Why does the media not identify the victims — and the perpetrators — for who they are? The answer is not simple and has its roots in the media persons being poorly informed, fearful of the perpetrators, or downright complicit. Many well-meaning people are genuinely unaware of who some of the victims are. A leading editor, in an otherwise balanced editorial, had called the victims of the Quetta violence as ‘Hazarajat’, a term for the traditional geographic homeland in Afghanistan of the Hazara tribes but never used for the people. Also most Pakistanis have had little or no direct interaction with the small closely-knit Hazara community of Quetta and find them to be some sort of curiosity. But the foregoing remark by the anchorperson is also ominous in that it dispenses with any acknowledgment of diversity and upholds boilerplate conformity that the Pakistani state has been perpetuating almost since its inception.
The fact of the matter is that there is no such thing as ‘only’ Muslim. There are schools upon schools of Islamic jurisprudence that have significant doctrinal differences. Setting some sort of benchmark to qualify for the state’s protection spells disaster for the groups that are numerically and logistically handicapped. More importantly, the Islamisation of Pakistan and indoctrination of the armed forces under General Ziaul Haq has made Wahhabism and its certain variants as the de facto state creed. The inherent problem in using religion as the pivot of the national polity is that the adherents of the myriad interpretations of religion compete with each other and with everyone else — by armed means eventually — to assure that their model prevails. While the Shiite and others were only outnumbered before, after the Wahhabist militants became the veritable arm of the Pakistani security establishment, they were outgunned too. When the Pakistani state consummated its compact with the jihadists, neither party signed a ‘for external use only’ clause. By virtually sharing the right to use violence with the non-state actors, the Pakistani state empowered them to define — and enforce — what the good ‘Pakistani Muslim’ should be.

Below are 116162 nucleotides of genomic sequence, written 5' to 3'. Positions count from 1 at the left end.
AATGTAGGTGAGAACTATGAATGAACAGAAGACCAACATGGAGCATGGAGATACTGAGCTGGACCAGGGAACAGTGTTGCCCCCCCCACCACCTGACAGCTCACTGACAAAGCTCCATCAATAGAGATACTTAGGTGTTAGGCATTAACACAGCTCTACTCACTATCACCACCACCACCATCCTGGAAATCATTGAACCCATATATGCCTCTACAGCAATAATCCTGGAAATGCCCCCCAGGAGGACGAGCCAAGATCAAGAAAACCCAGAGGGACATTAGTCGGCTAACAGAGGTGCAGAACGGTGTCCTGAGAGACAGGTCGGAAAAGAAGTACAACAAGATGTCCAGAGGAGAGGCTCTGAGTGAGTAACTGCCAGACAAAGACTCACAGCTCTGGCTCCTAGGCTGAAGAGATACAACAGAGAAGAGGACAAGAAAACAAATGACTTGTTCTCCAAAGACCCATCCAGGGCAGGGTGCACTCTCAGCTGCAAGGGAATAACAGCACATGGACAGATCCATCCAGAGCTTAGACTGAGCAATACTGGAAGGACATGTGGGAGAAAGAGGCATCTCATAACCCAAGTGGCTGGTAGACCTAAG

Before discussing the role of deep state-supported militants in silencing the media, activists and politicians, it is pertinent to mention another deflection tactic used by genocide deniers, i.e. the use of terms like sectarian warfare. When the former French president Francois Mitterrand was asked about the genocide in Rwanda, his infamous response was, “Genocide or genocides? I don’t know what one should say!” Mitterrand was effectively laying the groundwork for defending the French-supported Hutus through ‘double genocide theory’, implying that violence was mutual. Similar false narratives that allege Iranian support for the Shias and present the Shias’ genocide in Pakistan as a proxy battle between Iran and Saudi Arabia are rife.
The false narratives notwithstanding, we are not in the presence of an unnamed crime. As this newspaper of record wrote in its April 16, 2012 editorial: “Quetta in particular has become the theatre of this sectarian genocide.” The genocide of the Shias has put their very existence in jeopardy throughout Pakistan.
“When people’s lives are at risk from persecution, there is a strong moral obligation to do what is reasonably possible to help. It is not enough to seal up the windows against the smell”– Jonathan Glover.
But as far as the Shia genocide goes, sealing up the windows is precisely what seems to be happening in Pakistan. The media, mullahs, most politicians and, most importantly, the military, are all complicit in this conspiracy of silence. The activists, on the other hand, remain weak, under threat and consumed by semantics to highlight, forcefully and meaningfully, the systematic extermination of the Shia. The ordinary Pakistani’s apathy is reminiscent of the second part of Glover’s quote: “The world would be a terrible place if the whole truth about this aspect of us was what Norman Geras had called ‘the contract of mutual indifference’: we leave other people in peril un-rescued and believe that others will do the same to us.”
The overarching reasons for the complicity, silence, indifference and thus inaction are the fear of the perpetrators and a desire to seek their political favour. Shortly after the recent spate of killings of the Shia Hazara community, there was a large political rally in that city by the up and coming party, the Pakistan Tehreek-e-Insaaf (PTI).
To the utter dismay of the Quetta Shia community, the leader of the PTI, Imran Khan, failed to condemn from the podium the persecution of the Shia. Khan, instead, quietly showed up at the Hazara Shia Imambargah in Nichari, Quetta, to offer routine condolences.